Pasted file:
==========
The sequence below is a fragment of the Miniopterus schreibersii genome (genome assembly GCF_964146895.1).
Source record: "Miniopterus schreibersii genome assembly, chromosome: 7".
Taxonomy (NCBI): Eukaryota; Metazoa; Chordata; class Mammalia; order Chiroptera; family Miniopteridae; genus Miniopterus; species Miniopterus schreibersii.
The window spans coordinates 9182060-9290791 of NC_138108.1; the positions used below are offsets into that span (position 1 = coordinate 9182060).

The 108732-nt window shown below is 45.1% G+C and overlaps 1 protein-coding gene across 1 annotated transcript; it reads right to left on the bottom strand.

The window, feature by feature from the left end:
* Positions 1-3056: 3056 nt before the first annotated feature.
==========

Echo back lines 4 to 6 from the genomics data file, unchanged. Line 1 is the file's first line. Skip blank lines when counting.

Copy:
The window spans coordinates 9182060-9290791 of NC_138108.1; the positions used below are offsets into that span (position 1 = coordinate 9182060).

The 108732-nt window shown below is 45.1% G+C and overlaps 1 protein-coding gene across 1 annotated transcript; it reads right to left on the bottom strand.

The window, feature by feature from the left end: